Monday Pharmaceutical Mystery: June 1


How did switching from name brand to generic cause a child’s death?

DB is a 13 year old boy. His parents come into the pharmacy to pick up his prescription for methylphenidate (Ritalin, Novartis). The insurance has requested a change from name brand to generic. You ask the parents if it would be okay to use the generic product, or would they like to pay full price for the name brand. The insurance will no longer pay the name brand so the parents choose to switch to the generic product.

Three weeks later you get call from your legal team informing you that the child has died as a result. What happened?

Mystery: How did switching from name brand to generic cause this child’s death?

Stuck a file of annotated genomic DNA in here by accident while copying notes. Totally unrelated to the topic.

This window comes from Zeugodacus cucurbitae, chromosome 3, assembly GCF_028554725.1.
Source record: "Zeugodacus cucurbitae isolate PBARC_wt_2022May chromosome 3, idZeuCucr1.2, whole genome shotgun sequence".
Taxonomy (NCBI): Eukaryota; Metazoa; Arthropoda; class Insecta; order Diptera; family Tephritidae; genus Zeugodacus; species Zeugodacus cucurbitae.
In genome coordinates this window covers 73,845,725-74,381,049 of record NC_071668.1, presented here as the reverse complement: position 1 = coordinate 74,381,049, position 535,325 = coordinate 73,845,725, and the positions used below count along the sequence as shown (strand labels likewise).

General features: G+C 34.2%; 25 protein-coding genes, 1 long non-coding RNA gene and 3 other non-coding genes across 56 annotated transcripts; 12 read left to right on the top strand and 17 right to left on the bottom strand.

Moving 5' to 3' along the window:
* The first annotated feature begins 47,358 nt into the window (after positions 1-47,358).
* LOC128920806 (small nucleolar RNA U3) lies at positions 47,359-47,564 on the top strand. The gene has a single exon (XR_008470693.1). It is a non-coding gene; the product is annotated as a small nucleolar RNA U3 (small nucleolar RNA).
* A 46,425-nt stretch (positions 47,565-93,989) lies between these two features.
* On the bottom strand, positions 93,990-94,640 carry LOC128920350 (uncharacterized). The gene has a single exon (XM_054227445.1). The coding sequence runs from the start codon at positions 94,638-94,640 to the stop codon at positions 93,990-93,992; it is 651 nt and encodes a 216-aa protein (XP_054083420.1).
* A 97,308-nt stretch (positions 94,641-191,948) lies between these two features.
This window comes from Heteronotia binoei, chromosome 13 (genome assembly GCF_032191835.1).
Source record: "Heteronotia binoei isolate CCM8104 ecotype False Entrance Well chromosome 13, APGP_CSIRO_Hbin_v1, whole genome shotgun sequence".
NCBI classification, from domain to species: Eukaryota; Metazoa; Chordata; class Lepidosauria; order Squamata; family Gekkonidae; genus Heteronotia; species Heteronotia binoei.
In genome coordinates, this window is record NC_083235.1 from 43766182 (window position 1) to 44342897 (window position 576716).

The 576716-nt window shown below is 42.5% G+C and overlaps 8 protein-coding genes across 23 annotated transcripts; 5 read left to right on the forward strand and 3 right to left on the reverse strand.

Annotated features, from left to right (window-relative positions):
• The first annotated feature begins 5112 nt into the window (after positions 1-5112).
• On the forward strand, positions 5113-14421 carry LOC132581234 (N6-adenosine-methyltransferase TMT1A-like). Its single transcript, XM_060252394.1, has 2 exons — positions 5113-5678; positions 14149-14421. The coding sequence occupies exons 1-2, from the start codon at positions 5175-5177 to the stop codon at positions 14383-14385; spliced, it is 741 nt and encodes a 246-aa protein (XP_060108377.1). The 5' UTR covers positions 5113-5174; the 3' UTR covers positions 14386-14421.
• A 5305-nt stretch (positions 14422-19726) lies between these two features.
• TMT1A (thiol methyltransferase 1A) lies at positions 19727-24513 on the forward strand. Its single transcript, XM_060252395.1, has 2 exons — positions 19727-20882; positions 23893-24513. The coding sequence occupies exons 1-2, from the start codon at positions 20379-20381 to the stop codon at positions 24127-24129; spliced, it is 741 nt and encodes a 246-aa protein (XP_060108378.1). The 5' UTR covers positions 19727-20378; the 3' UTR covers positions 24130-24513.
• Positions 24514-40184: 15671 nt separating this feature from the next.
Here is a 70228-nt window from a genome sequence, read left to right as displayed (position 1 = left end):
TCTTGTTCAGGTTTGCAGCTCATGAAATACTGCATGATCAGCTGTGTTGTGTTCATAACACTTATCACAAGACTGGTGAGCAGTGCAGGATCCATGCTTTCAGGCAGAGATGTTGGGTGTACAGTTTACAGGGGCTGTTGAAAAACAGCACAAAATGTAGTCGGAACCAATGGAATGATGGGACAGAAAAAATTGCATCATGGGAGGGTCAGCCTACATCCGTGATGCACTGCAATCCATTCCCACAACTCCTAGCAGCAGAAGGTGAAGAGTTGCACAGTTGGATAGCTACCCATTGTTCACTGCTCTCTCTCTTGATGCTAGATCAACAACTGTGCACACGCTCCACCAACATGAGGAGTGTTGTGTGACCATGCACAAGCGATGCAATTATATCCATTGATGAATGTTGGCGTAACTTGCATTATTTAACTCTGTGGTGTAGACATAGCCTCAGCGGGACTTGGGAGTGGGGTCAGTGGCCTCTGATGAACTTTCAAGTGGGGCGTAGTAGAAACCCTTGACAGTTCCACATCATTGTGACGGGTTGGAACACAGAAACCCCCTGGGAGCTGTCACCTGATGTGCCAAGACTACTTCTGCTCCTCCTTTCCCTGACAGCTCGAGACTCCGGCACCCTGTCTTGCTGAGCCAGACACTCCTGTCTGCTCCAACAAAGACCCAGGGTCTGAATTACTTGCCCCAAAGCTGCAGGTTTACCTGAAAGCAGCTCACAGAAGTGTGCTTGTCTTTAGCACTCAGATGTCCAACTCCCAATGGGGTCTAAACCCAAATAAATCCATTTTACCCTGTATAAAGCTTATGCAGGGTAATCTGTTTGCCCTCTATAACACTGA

Solution: When the switch was made, the product name on the label changed from Ritalin to Methylphenidate. In the CII vault, methadone was in close proximity to the methylphenidate and that product was inadvertently used to fill the order.

The family did not detect the error because the appearance of the pills was unfamiliar to them. Methadone was accidentally given to the child instead of the methylphenidate.

This case is based on a true story, and the dispensing error was just 1 of the mistakes that lead to the death. There were also errors that occurred in the emergency department, twice when the patient was misdiagnosed.


Discovery Life. Dr. G: Medical Examiner. Deadly Remedies. Accessed May 31, 2020

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